4 thoughts on “News flash: widow lady sets up tent”

  1. I’m so proud of you Sue! I’ve never done that, always had someone to guide me on the tent setup experiences. I dont remember what I googled, but about a year ago, I found out there are wbesides dedicated to women camping alone. Also, I wanted to tell you to a tarp along to place on the ground under the tent in case of rain mainly. (Keep tent floor dry.) Many tents come with a rain shield. Yours didn’t. Perhaps it’s because I live in the hot south…almost all tents here have an air vent at the dome top. Then we place the rain shield on top, secured with hooks so it doesn’t blow away. Air can flow in/out & if it rains. The rain flows & slides off the tent easily. Your furbaby may or may not like camping, all kinds of noises at night and critters with interesting smells. We take ours & she loves it, especially the meeting new people part. I am glad you’re giving camping a chance. I didn’t grow up camping as my folks were “done” with that stuff by the time I came along. But I’ve camped countless times as am adult, both tent & rv, & usually enjoy it. I’m a loner, and love to read & write, and nature inspires me. It also reminds me there’s a God in control of all this, and humbles me. I’m not a big fisherperson, would rather pay a guide and let them do the planning, provide & hook the bait, and clean the fish.

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    1. Apologies for the bad grammar. I’m on my phone….tiny screen and keyboard challenged.

      By the way, most parks don’t want you to take furbaby into bathroom with you. Might ask that question when you call to make a reservation. There are also upscale parks. I’ve not stayed in one. I drove through one outside austin a few years ago and was blown away at the nicer amenities. I bet folks there a) all have dogs & b) most use their own rv bathroom…so less likely to care if you bring your baby in the bathroom.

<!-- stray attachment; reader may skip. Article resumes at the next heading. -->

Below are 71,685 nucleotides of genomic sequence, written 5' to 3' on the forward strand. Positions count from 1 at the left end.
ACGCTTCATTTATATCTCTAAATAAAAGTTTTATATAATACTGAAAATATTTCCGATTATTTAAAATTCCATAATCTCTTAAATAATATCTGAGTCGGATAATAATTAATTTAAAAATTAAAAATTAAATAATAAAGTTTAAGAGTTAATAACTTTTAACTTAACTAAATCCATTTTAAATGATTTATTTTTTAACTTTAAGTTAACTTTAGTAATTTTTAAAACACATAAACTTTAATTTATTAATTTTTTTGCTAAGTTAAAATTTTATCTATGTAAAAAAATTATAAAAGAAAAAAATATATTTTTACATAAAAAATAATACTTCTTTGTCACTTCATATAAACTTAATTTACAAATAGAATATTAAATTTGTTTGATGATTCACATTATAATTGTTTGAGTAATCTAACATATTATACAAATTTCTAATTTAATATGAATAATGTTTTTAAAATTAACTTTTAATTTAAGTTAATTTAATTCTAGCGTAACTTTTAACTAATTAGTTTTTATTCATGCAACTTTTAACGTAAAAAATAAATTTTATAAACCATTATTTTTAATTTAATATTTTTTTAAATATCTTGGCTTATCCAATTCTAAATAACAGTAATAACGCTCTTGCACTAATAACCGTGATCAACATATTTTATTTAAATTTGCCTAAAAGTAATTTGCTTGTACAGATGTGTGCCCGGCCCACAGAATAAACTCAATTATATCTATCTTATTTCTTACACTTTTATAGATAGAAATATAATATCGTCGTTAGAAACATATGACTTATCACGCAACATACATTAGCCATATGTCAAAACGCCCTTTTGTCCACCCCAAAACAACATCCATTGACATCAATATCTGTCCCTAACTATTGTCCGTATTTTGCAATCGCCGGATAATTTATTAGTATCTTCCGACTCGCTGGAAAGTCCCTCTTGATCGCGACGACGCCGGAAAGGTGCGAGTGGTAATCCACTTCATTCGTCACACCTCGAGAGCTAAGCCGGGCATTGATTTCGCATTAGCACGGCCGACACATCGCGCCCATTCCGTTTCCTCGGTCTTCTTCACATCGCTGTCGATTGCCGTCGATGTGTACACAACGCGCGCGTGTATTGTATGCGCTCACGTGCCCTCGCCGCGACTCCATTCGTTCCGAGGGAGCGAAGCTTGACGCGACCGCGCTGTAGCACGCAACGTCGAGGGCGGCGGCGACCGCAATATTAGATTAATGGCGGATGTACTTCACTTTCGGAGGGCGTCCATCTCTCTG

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      1. My furbaby is too scared to go into park restrooms. I would probably leave her home because she’s awfully nervous away from familiar territory and the trip would be all about her.

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    2. Thanks, Silvershiloh! Getting a tarp is definitely on my to-do list. And I know I didn’t put the rain flap on correctly. There are vents in the actual tent that I would like to open up. I don’t know if I would actually go fishing. I always feel bad for the fish. But I grew up fishing a little and mostly watching my dad and brother fish, and I do have my late husband’s fishing gear that he never used, so maybe. Or maybe I’ll just fish for ideas to write about.